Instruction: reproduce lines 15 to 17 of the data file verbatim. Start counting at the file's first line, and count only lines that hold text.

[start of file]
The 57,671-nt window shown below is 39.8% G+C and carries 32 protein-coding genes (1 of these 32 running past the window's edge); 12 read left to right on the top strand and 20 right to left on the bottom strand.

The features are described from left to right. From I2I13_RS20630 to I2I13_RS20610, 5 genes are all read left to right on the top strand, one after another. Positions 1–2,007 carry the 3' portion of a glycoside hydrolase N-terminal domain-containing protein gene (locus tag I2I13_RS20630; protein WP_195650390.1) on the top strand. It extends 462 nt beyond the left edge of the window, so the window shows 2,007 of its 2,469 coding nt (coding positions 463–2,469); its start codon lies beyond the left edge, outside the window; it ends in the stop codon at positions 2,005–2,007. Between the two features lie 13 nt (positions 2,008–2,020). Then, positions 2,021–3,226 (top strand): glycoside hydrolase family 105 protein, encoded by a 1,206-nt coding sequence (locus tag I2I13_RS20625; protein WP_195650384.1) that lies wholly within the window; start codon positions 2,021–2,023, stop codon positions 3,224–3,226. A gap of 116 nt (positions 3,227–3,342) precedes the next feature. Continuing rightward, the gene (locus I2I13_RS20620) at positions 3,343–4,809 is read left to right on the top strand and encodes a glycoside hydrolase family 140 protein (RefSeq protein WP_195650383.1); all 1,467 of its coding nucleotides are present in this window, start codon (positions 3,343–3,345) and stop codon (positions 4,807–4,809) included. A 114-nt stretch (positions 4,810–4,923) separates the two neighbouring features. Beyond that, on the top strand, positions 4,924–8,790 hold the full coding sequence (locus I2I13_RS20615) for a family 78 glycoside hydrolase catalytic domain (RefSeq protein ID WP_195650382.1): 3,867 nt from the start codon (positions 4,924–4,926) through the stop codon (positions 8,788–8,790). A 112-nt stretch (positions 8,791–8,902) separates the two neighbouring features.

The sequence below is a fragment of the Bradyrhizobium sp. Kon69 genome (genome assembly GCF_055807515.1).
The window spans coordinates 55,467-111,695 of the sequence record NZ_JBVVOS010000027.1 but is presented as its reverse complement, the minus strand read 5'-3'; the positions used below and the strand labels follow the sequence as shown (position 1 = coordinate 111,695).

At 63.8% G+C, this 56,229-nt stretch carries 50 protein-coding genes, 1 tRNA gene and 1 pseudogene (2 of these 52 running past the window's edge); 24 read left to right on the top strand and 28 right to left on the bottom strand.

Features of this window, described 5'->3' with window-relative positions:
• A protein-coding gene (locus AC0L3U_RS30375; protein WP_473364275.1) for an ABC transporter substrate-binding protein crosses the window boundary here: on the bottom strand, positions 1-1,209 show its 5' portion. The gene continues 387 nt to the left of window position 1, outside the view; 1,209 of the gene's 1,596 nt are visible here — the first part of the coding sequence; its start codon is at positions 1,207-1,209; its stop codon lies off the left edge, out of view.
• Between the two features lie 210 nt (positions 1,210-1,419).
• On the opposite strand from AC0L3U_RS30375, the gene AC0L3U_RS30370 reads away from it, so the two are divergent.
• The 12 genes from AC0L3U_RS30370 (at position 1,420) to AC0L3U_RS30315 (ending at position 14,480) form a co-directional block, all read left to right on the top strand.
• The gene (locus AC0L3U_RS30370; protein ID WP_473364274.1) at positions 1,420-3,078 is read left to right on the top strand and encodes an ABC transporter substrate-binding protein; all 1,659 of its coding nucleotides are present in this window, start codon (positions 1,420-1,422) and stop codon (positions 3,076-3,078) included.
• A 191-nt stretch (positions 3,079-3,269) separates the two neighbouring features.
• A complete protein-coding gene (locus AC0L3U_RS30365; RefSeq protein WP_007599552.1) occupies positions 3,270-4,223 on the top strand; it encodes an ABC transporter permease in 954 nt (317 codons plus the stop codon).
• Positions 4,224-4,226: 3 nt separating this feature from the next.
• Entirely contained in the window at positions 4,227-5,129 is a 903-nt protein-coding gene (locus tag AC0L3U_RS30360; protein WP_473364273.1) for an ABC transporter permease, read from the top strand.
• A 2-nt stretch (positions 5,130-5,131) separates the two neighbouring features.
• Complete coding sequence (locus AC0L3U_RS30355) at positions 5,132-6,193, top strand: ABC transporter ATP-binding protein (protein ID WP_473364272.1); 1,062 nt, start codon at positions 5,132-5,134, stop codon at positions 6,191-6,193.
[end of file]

• Entirely contained in the window at positions 4,227-5,129 is a 903-nt protein-coding gene (locus tag AC0L3U_RS30360; protein WP_473364273.1) for an ABC transporter permease, read from the top strand.
• A 2-nt stretch (positions 5,130-5,131) separates the two neighbouring features.
• Complete coding sequence (locus AC0L3U_RS30355) at positions 5,132-6,193, top strand: ABC transporter ATP-binding protein (protein ID WP_473364272.1); 1,062 nt, start codon at positions 5,132-5,134, stop codon at positions 6,191-6,193.